St. Anthony recognized what was within Jesus’ question, “What are you looking for?” It was a call to true poverty, which is not necessarily material poverty, though for him that was included. True poverty is a poverty of spirit and a radical acceptance of the life to which we are called, a life of a total response of love to God. St. Anthony learned that true poverty is freeing, though he had to struggle for a long time to get to the point of real interior freedom. True poverty is trusting God so deeply that we let go of having things ‘our way,’ going with the urgings of the Holy Spirit in order to love in our own unique way. It certainly includes generosity to the poor. But what is of even greater importance is giving that which is within us to those who are the poor spiritually, emotionally, or physically: poverty can be from a lack of understanding of God’s great love, or it can be from being neglected, lonely, ill, victimized by injustice, marginalized and forgotten because one is not dynamic or has a disability. Everyone has brokenness, and therefore we can reach out to others to be with them in their poverty. And therefore, we recognize that we, too, are poor.
St. Anthony of the Desert teaches us to become attuned to our own poverty. We cannot singlehandedly solve privation and misfortune, or stop war, injustice, terrorism, hatred, bigotry, or the effects of natural disasters. We cannot take away the pain of a person who is mourning, hurt, or broken in any way. That is our poverty. But what we can offer is the power of our love which comes from being powerless ourselves. The power of our love comes from God. Just as St. Paul said, when we are weakest then we are truly strong. It is Jesus Christ who becomes our strength. (2Cor.12:10) It is the faith, hope, and love which He gives us that becomes the wealth we share with the impoverished. We can offer the solidarity of our presence and the small actions of love and care that do, in fact, help people to know they are not alone and that they are loved. And we can (and should) work against violence and injustice. Some of us are called to take visible, public action and some are called to simply be available to those around them, working in the background by simply giving loving responses to whatever situation we are in. Some are called to give materially and monetarily, and others are called to serve like St. Anthony, giving our lives in a radical way to the church and the world.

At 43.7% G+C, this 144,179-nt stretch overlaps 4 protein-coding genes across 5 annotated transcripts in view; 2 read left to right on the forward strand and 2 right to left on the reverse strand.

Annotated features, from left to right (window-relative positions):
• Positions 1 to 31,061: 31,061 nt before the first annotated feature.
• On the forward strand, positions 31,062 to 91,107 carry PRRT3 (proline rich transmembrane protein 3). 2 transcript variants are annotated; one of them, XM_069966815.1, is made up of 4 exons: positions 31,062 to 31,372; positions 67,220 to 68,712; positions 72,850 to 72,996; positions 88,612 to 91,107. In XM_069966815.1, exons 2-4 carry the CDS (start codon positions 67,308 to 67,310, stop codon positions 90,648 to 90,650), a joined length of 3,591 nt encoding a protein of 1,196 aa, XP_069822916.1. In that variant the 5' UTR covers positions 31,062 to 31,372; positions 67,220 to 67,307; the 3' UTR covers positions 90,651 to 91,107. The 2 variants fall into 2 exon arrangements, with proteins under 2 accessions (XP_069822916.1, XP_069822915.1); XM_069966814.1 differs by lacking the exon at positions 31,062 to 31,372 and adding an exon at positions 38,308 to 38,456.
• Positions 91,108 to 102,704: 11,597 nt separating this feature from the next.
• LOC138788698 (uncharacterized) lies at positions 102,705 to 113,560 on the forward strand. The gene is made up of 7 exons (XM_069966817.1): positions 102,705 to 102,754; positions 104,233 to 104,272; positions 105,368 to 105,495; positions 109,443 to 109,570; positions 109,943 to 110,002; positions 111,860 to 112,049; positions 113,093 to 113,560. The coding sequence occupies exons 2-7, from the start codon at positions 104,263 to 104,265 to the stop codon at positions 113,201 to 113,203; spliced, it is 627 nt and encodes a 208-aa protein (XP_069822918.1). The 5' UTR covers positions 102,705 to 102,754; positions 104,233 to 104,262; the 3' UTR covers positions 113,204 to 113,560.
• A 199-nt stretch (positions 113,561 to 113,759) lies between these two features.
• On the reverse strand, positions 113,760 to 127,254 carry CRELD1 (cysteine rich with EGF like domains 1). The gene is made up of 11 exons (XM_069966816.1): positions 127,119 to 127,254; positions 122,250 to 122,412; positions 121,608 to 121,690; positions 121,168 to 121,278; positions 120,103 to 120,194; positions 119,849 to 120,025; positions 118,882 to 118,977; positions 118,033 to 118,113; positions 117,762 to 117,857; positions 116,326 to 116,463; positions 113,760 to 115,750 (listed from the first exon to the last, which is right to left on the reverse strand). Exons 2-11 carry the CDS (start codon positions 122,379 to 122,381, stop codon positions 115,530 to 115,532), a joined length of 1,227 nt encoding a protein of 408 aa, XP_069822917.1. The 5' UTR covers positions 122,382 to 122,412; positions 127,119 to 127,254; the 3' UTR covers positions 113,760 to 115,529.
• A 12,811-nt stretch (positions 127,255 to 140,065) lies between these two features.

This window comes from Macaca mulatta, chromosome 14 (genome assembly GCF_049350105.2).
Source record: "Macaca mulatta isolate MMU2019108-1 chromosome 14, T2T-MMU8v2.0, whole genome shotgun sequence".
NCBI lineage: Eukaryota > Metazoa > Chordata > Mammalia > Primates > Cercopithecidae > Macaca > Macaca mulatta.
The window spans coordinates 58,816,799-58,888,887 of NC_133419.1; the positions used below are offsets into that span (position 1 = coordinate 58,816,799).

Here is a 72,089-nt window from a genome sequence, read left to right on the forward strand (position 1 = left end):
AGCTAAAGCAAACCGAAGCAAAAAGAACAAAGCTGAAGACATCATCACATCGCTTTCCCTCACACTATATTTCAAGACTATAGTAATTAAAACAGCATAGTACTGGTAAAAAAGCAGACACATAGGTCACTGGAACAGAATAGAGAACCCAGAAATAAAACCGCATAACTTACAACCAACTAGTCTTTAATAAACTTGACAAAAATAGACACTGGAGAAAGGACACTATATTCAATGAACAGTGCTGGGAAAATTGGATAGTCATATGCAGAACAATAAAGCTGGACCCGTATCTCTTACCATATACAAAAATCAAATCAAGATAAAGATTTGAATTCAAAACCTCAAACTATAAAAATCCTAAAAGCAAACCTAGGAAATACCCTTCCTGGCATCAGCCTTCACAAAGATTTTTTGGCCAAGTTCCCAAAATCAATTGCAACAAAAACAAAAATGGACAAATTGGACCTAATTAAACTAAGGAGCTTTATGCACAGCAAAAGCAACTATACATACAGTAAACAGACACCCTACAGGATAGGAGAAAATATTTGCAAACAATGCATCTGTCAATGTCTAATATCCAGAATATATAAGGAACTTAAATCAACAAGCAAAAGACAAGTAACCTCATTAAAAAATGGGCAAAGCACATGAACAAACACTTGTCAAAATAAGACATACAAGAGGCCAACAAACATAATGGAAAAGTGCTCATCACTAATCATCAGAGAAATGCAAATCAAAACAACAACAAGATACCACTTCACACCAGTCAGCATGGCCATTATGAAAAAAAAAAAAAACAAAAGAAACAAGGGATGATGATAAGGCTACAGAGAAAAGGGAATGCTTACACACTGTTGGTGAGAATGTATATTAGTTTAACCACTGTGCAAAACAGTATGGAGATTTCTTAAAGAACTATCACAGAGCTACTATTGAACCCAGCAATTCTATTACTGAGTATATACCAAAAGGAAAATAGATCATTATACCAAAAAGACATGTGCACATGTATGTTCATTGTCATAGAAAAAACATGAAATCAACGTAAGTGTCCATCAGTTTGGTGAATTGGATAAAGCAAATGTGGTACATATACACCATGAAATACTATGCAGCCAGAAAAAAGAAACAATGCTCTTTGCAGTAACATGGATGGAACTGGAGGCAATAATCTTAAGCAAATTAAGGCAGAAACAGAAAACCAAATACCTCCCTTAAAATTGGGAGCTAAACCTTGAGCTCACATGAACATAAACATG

What is most important is to realize that the most radical form of love, which St. Anthony teaches us, is to be open and to be forgiving. It is said that at one point in his life he chose to be literally sealed into a room because he was afraid that being so sought after would lead him to pride. However some people were very upset when he would not come out, so they broke down the door to get to Anthony. Instead of responding in anger, he forgave them and ministered to their needs. If we are to follow, forgiveness is the most powerful and most radical form of love we can have. Like Anthony we have to learn to wrestle with the demons which keep us from making a loving response, and learn to have the deepest form of poverty, which means we try to do what Jesus taught us to do. To love means to forgive unceasingly.
Therefore let us pray about our response to Jesus when He asks us what we are looking for. I believe what we are looking for, we already have. We have love and acceptance from God, and we each have a set of gifts and talents which uniquely empower us to serve those around us. Let us embrace the call to live as disciples. Like Jesus, (and St. Anthony of the Desert), we must respond by showing others the way to the Father expressed in our own inner poverty and in the richness of our love.
May we have the grace of being comfortable with our own poverty, and may we have the humility to recognize that we are all poor! May we receive the grace to hear and respond to Jesus’ question about what it is we seek! May we recognize the power of our poverty, that we can be one with those who are suffering by sharing our presence and our love! And may we pray for discernment so that we can make good choices, consistent with the gospel! Let us continue to meet in the heart of Jesus! Peace!
©Michele L. Catanese
The photos are mine. The first was taken in Ireland in County Mayo. The fisherman had just thrown their nets, and so this reminds me of the apostles being called as fishers of men. The second photo of the bare branches and leaves was taken in Lost Maples State Park in Texas.
The image image and the icon at the end are by Fr. William Hart McNichols. First is The Galilean Jesus. It can be found at http://www.fatherbill.org/all-categories/product/293-the-galilean-jesus. The icon is Mother of God She Who Hears the Cries of the World. It can be found at http://www.fatherbill.org/all-categories/product/220-mother-of-god-she-who-hears-the-cries-of-the-world. I chose the icon of Mary because she is attuned to our needs and intercedes on our behalf.
Following this is a painting of Saint Anthony of the Desert by Diego Rodríguez de Silva y Velázquez (1599 – 1660).
Heart Speaks to Heart